What if loved ones learned to offer unconditional and immediate validation to disclosures of sexual violence? And, wouldn’t it be awesome if we applauded survivors in their courage to reveal personal stories of victimization instead of asking why they didn’t come forward sooner, why they went to a hotel room/bar/date with the perpetrator, and why they wore revealing clothing or drank too much?

Most sexual assault survivors want to believe that the world is a just and fair place. It was neither just nor fair that they were assaulted. The Weinstein verdict is symbolic of a world where justice is yet possible. A world where survivors take back their voice and reclaim their confidence and power. It should help victims to accept themselves as survivors and focus on living well in the present. 

There are so many responses to sexual assault, intense feelings of vulnerability and isolation, at times debilitating fear and anxiety, seething anger and feelings of betrayal, alienation, overwhelming sadness and loss, a sense of helplessness. Sexual trauma takes away power and control. 

As trauma psychologists, we never like to compare one person’s traumatic history to another. It can be incredibly invalidating and harmful to people’s healing. But the truth is, sexual trauma packs a full-body wallop — psychological, social, physical — like no other. Indeed, decades of research show the strong relationship between sexual violence and lifetime anxiety, depression, eating disorders, PTSD, sleep disorders, and suicide attempts. Sexual trauma is also linked to increases in medical health problems and health care utilization and poor quality of life.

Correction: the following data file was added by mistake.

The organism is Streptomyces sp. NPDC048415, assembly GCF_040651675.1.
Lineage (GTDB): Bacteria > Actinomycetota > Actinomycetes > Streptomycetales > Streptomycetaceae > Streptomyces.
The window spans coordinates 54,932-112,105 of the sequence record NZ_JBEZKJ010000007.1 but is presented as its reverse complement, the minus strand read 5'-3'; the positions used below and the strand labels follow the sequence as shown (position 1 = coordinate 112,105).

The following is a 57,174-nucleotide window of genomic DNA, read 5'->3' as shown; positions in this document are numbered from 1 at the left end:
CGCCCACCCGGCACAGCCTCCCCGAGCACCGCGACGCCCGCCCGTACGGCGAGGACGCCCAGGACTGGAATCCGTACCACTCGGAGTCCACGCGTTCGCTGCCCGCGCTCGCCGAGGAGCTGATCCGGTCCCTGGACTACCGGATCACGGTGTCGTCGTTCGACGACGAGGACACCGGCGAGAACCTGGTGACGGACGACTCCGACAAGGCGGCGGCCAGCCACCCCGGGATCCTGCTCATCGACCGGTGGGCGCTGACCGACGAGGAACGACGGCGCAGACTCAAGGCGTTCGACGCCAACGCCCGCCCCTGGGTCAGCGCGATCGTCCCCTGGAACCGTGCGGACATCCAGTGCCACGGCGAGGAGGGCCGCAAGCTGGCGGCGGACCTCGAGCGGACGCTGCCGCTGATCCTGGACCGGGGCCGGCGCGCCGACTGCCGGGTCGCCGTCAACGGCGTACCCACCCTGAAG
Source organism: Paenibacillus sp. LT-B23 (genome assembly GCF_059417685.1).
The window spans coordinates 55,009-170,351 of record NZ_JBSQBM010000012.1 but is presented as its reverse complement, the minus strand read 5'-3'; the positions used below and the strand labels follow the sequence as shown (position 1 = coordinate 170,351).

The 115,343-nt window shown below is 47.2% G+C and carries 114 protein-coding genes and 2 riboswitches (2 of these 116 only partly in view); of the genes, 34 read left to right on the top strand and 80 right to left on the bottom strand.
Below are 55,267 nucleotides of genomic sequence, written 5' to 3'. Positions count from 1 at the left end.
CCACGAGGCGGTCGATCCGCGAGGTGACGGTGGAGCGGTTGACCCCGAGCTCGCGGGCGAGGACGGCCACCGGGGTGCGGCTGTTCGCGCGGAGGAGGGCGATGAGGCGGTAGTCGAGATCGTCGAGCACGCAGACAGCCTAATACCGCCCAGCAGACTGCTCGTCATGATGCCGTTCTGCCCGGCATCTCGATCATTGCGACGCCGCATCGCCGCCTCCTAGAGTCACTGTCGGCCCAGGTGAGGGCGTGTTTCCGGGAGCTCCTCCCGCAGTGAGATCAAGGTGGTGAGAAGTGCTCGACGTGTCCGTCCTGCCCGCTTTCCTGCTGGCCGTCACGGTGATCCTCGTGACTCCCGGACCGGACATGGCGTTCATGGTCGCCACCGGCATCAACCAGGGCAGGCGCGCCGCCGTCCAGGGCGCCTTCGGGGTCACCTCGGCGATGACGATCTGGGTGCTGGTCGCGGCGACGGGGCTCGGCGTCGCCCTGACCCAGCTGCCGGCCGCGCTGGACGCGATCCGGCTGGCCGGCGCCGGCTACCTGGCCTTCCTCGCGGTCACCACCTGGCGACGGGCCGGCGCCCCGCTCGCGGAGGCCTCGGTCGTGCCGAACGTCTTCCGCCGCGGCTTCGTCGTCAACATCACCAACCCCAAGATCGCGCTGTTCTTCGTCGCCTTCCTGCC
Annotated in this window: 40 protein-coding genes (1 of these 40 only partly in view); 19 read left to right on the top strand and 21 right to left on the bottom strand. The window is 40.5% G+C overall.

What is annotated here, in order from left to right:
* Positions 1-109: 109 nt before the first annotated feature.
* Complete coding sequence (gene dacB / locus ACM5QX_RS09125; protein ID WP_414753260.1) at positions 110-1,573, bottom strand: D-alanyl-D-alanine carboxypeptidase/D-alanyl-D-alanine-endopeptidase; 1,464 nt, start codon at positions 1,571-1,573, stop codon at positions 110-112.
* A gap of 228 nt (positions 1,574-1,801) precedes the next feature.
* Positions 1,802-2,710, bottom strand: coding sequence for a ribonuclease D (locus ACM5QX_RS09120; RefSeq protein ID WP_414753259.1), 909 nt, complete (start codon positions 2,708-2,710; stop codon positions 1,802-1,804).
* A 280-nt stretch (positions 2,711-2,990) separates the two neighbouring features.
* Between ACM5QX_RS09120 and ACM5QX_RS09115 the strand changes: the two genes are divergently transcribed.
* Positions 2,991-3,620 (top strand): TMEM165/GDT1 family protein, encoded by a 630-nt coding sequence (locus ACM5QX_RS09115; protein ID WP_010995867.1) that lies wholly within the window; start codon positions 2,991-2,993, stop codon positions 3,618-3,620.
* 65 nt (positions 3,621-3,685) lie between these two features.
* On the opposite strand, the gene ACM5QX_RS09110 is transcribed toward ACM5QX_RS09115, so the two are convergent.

There are interventions that work. Survivors need to know that there is a pathway to healing and have a belief in one’s ability to succeed in reaching that reparative route. What if we provide survivors with safety, evidence-based resources for their healing and legislative action? What if this verdict led to the creation of safe spaces for reflection and further consciousness-raising? Places that helped survivors to feel equal, respected, empowered, that promoted sharing and belonging. What if survivors got help accessing any health care treatment or other recovery services they needed?

Since Weinstein was convicted, this should alert and chasten those in power that norms are changing. What if the new norms came to include accountability, believing, and prevention? Such changes would have reverberating effects in survivors speaking their truths sooner. In friends and loved ones learning how to respond supportively to survivors. And in communities investing in preventing sexual violence from happening in the first place.

May the Weinstein verdict signify a ground-breaking transformation — a new and long-standing commitment to survivors of sexual violence who no longer need to cope by complying, who can take further empowering steps in their lives. What if you join us in making this vision come true? If we’re all in it together to support survivors, hold abusers accountable, and prevent sexual violence, then that potential for transformation will become unstoppable.

Joan M. Cook, Ph.D., is a clinical psychologist and associate professor at Yale University who researches traumatic stress and clinically treats combat veterans, interpersonal violence survivors and people who escaped the former World Trade Center towers on 9/11. 

Anne P. DePrince, Ph.D., is a clinical psychologist and professor in the Department of Psychology at the University of Denver whose trauma research focuses on the consequences of violence against women and children.